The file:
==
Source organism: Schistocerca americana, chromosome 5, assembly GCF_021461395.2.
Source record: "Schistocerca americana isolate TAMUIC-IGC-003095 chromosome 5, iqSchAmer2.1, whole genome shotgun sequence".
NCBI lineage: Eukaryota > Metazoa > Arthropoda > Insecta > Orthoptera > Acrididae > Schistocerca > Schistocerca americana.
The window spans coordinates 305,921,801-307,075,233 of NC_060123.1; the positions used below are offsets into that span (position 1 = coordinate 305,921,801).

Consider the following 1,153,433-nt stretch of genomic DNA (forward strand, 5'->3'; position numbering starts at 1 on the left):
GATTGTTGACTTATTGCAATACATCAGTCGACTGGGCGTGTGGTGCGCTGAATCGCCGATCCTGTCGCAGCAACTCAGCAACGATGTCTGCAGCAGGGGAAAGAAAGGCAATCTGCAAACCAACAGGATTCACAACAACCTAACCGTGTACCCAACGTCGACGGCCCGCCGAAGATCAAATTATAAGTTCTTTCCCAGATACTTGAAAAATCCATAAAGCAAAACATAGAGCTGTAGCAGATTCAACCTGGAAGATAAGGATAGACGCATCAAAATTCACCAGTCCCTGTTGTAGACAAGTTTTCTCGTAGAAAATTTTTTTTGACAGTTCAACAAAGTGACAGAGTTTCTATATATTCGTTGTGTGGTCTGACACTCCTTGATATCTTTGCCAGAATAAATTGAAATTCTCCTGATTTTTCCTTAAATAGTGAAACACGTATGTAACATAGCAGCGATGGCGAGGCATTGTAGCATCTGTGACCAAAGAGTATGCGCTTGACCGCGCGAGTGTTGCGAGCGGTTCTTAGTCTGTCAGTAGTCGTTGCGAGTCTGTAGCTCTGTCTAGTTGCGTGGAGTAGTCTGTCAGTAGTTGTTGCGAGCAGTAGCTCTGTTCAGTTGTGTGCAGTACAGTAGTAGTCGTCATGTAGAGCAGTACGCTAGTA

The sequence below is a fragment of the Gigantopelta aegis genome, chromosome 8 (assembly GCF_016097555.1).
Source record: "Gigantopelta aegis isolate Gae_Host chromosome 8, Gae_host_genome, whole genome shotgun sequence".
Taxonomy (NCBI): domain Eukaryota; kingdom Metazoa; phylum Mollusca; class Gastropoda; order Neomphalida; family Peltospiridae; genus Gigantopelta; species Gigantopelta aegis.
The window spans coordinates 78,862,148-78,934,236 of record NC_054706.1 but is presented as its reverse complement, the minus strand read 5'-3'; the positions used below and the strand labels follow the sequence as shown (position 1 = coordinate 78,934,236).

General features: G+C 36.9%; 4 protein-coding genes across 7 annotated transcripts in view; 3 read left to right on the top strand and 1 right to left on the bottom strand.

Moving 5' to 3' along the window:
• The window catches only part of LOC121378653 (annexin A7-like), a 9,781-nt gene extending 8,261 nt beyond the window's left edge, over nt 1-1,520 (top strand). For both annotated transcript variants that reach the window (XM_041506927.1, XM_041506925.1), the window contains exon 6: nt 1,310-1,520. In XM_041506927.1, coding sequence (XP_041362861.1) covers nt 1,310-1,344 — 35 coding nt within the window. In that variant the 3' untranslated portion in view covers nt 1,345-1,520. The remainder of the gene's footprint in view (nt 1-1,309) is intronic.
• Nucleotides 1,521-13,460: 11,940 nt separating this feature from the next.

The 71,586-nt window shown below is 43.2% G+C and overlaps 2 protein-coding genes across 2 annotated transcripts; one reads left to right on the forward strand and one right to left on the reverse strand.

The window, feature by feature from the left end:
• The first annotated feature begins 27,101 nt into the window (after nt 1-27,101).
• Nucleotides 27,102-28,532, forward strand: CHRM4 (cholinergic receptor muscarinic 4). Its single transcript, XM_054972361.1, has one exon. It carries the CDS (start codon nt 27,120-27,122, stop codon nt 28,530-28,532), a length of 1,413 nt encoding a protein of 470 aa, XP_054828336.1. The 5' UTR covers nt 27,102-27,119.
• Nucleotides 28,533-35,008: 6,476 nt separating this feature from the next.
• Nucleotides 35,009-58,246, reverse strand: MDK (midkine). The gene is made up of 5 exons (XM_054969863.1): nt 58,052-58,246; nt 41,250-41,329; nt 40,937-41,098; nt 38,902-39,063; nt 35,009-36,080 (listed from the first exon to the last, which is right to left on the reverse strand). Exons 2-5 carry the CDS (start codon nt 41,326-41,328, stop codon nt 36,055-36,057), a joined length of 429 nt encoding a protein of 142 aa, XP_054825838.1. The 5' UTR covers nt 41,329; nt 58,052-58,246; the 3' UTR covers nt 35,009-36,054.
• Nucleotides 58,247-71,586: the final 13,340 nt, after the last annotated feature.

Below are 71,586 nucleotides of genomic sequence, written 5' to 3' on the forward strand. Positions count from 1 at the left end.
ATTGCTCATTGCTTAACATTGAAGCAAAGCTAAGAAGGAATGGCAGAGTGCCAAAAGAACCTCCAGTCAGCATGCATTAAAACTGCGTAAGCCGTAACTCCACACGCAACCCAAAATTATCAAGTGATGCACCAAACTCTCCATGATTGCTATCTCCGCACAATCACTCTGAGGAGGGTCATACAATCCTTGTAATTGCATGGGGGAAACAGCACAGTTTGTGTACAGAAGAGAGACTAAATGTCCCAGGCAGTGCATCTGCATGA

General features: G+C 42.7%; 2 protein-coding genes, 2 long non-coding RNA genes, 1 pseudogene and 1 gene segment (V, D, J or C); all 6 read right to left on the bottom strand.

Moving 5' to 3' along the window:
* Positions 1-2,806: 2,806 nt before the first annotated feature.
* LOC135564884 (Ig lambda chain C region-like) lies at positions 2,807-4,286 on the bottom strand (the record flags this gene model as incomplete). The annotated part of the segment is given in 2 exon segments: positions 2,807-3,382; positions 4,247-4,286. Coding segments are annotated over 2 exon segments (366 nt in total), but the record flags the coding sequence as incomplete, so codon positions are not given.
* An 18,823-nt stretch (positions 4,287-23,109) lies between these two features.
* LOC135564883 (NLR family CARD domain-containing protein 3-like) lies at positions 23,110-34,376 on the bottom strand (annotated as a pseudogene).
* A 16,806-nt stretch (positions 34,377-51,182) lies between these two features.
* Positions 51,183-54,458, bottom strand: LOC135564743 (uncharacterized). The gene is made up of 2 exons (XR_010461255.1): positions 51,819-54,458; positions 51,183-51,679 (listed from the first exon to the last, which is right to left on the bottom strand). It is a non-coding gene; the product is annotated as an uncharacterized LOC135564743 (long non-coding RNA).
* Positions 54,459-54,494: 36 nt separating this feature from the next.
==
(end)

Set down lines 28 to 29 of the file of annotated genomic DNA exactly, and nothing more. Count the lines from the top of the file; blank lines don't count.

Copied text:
* An 18,823-nt stretch (positions 4,287-23,109) lies between these two features.
* LOC135564883 (NLR family CARD domain-containing protein 3-like) lies at positions 23,110-34,376 on the bottom strand (annotated as a pseudogene).